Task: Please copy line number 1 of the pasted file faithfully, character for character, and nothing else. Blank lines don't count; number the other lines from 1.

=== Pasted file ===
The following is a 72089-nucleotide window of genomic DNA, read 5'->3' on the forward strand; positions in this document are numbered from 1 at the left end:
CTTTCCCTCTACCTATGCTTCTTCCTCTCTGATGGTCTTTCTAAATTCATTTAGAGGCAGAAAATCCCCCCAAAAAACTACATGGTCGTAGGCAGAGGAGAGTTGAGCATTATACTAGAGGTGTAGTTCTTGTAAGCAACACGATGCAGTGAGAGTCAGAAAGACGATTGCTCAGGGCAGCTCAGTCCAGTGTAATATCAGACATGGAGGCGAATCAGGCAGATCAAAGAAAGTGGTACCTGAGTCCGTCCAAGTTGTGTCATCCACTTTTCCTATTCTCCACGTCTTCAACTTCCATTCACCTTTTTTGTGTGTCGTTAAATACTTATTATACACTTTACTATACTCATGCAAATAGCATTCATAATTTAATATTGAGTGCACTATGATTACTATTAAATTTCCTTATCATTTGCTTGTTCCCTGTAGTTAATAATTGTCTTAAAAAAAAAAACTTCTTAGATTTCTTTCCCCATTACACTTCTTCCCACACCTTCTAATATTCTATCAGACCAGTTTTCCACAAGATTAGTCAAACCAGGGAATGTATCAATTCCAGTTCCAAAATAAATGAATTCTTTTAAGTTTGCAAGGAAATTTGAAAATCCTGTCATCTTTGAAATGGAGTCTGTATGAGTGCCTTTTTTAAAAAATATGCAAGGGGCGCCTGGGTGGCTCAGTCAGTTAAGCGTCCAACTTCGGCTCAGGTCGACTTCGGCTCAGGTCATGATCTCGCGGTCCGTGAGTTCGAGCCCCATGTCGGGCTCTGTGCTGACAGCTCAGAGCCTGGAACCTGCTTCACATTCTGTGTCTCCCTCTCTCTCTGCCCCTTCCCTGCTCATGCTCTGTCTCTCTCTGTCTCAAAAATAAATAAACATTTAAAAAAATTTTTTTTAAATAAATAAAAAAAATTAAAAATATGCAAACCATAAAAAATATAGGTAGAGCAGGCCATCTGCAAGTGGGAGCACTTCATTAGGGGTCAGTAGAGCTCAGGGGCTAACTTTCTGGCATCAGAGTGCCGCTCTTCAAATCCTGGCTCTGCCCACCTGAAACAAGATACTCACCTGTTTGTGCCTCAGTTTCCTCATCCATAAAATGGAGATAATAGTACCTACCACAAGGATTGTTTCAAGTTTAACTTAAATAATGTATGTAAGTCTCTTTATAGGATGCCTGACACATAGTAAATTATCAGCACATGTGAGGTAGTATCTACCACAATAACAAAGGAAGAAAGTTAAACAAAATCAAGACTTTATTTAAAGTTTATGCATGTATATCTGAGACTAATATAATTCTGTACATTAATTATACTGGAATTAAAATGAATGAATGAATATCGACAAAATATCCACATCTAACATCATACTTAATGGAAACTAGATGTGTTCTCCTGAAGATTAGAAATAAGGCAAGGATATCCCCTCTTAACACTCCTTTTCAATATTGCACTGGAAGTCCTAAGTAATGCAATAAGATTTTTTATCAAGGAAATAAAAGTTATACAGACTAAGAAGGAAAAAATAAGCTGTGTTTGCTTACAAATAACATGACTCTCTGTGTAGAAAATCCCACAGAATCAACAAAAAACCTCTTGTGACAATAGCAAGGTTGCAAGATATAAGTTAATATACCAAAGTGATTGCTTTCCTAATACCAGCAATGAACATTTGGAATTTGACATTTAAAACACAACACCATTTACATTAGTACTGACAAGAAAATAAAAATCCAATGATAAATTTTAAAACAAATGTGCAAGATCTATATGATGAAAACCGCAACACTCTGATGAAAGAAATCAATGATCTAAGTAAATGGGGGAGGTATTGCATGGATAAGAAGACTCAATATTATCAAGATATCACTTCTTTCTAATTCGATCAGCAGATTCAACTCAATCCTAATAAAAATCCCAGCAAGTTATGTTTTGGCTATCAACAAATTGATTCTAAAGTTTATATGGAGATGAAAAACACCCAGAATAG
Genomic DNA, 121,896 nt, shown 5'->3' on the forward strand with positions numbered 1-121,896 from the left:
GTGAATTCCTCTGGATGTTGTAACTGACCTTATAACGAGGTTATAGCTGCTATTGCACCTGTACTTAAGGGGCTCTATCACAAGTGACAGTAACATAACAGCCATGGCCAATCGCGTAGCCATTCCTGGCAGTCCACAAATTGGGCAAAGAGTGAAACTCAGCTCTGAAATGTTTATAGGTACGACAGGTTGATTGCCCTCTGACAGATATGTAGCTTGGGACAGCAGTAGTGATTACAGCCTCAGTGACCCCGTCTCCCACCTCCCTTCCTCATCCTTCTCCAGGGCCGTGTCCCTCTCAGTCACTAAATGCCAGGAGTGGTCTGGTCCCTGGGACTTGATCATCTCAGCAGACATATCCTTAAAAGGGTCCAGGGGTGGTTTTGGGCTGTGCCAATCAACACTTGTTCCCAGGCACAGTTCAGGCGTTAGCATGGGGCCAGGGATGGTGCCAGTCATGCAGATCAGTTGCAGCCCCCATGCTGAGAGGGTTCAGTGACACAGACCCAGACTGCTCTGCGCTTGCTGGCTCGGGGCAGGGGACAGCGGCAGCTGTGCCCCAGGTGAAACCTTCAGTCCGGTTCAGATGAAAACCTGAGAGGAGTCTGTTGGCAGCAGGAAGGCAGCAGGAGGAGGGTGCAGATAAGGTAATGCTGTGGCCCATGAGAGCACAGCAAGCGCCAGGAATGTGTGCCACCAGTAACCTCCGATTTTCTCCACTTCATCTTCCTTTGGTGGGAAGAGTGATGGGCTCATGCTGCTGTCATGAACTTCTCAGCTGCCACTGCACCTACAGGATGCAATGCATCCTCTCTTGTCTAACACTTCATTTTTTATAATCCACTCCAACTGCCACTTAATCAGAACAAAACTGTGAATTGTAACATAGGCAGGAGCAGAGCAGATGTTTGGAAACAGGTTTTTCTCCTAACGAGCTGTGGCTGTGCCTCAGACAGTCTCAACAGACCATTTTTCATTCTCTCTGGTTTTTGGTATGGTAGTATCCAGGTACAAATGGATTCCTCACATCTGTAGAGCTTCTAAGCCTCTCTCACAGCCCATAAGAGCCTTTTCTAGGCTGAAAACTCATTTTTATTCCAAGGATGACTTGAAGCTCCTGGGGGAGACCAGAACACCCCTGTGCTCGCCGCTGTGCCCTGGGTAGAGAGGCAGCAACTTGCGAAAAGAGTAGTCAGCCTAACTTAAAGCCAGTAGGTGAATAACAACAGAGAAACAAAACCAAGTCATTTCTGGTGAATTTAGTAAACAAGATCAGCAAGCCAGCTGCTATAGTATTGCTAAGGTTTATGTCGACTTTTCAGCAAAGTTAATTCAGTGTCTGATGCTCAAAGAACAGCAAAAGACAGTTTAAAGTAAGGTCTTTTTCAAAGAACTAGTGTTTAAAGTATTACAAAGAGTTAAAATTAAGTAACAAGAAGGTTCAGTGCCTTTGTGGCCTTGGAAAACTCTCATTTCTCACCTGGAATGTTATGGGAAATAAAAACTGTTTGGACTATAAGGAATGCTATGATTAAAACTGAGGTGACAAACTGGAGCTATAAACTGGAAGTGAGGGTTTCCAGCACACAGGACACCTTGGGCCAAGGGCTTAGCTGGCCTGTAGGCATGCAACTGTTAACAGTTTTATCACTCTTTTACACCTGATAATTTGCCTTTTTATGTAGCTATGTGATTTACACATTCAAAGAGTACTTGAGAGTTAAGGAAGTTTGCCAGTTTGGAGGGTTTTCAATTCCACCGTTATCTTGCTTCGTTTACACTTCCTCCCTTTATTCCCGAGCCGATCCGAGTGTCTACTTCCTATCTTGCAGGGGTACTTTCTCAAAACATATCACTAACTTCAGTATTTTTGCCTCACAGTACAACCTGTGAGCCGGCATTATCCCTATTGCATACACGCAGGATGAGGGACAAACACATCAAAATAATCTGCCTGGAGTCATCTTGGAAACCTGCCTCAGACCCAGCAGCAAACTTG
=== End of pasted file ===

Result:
The following is a 72089-nucleotide window of genomic DNA, read 5'->3' on the forward strand; positions in this document are numbered from 1 at the left end: